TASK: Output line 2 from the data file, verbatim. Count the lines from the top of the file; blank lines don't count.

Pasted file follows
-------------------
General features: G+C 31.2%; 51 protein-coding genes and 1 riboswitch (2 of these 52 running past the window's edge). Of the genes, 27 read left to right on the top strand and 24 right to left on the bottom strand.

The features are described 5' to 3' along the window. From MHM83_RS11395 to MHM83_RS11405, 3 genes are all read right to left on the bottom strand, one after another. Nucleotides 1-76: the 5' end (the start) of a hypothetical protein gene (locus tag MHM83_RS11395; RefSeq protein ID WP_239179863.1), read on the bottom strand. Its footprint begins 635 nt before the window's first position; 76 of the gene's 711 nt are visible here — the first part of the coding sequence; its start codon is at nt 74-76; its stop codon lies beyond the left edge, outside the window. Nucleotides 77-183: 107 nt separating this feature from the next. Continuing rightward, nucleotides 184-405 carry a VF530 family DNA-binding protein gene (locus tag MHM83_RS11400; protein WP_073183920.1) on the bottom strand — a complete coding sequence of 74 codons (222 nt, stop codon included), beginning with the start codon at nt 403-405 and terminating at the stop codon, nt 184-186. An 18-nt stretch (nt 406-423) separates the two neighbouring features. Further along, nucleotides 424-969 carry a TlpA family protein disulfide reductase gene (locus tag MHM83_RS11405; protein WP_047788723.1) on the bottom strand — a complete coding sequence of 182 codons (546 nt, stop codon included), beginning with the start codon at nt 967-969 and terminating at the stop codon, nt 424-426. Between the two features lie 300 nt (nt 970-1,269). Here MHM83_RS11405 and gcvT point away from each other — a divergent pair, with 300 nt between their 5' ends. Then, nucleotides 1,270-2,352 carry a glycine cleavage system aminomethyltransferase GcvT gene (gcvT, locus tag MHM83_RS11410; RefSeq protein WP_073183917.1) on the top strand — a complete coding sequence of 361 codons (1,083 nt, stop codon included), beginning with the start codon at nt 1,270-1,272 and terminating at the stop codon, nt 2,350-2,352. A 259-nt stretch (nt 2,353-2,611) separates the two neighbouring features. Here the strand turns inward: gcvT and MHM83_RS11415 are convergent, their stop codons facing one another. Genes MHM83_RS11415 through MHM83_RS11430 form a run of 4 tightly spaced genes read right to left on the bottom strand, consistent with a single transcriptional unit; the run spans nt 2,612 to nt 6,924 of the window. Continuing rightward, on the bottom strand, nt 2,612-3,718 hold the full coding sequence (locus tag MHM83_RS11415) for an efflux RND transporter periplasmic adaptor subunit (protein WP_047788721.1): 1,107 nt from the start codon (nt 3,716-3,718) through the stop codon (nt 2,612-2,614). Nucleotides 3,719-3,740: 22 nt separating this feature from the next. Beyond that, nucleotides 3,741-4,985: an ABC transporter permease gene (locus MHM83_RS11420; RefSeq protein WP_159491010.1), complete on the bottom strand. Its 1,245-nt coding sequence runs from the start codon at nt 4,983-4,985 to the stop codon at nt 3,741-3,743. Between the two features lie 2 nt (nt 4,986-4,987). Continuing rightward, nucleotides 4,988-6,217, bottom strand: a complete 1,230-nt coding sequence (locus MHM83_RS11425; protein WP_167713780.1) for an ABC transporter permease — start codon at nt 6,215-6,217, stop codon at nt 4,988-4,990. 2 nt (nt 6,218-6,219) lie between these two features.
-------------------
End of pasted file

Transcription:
The features are described 5' to 3' along the window. From MHM83_RS11395 to MHM83_RS11405, 3 genes are all read right to left on the bottom strand, one after another. Nucleotides 1-76: the 5' end (the start) of a hypothetical protein gene (locus tag MHM83_RS11395; RefSeq protein ID WP_239179863.1), read on the bottom strand. Its footprint begins 635 nt before the window's first position; 76 of the gene's 711 nt are visible here — the first part of the coding sequence; its start codon is at nt 74-76; its stop codon lies beyond the left edge, outside the window. Nucleotides 77-183: 107 nt separating this feature from the next. Continuing rightward, nucleotides 184-405 carry a VF530 family DNA-binding protein gene (locus tag MHM83_RS11400; protein WP_073183920.1) on the bottom strand — a complete coding sequence of 74 codons (222 nt, stop codon included), beginning with the start codon at nt 403-405 and terminating at the stop codon, nt 184-186. An 18-nt stretch (nt 406-423) separates the two neighbouring features. Further along, nucleotides 424-969 carry a TlpA family protein disulfide reductase gene (locus tag MHM83_RS11405; protein WP_047788723.1) on the bottom strand — a complete coding sequence of 182 codons (546 nt, stop codon included), beginning with the start codon at nt 967-969 and terminating at the stop codon, nt 424-426. Between the two features lie 300 nt (nt 970-1,269). Here MHM83_RS11405 and gcvT point away from each other — a divergent pair, with 300 nt between their 5' ends. Then, nucleotides 1,270-2,352 carry a glycine cleavage system aminomethyltransferase GcvT gene (gcvT, locus tag MHM83_RS11410; RefSeq protein WP_073183917.1) on the top strand — a complete coding sequence of 361 codons (1,083 nt, stop codon included), beginning with the start codon at nt 1,270-1,272 and terminating at the stop codon, nt 2,350-2,352. A 259-nt stretch (nt 2,353-2,611) separates the two neighbouring features. Here the strand turns inward: gcvT and MHM83_RS11415 are convergent, their stop codons facing one another. Genes MHM83_RS11415 through MHM83_RS11430 form a run of 4 tightly spaced genes read right to left on the bottom strand, consistent with a single transcriptional unit; the run spans nt 2,612 to nt 6,924 of the window. Continuing rightward, on the bottom strand, nt 2,612-3,718 hold the full coding sequence (locus tag MHM83_RS11415) for an efflux RND transporter periplasmic adaptor subunit (protein WP_047788721.1): 1,107 nt from the start codon (nt 3,716-3,718) through the stop codon (nt 2,612-2,614). Nucleotides 3,719-3,740: 22 nt separating this feature from the next. Beyond that, nucleotides 3,741-4,985: an ABC transporter permease gene (locus MHM83_RS11420; RefSeq protein WP_159491010.1), complete on the bottom strand. Its 1,245-nt coding sequence runs from the start codon at nt 4,983-4,985 to the stop codon at nt 3,741-3,743. Between the two features lie 2 nt (nt 4,986-4,987). Continuing rightward, nucleotides 4,988-6,217, bottom strand: a complete 1,230-nt coding sequence (locus MHM83_RS11425; protein WP_167713780.1) for an ABC transporter permease — start codon at nt 6,215-6,217, stop codon at nt 4,988-4,990. 2 nt (nt 6,218-6,219) lie between these two features.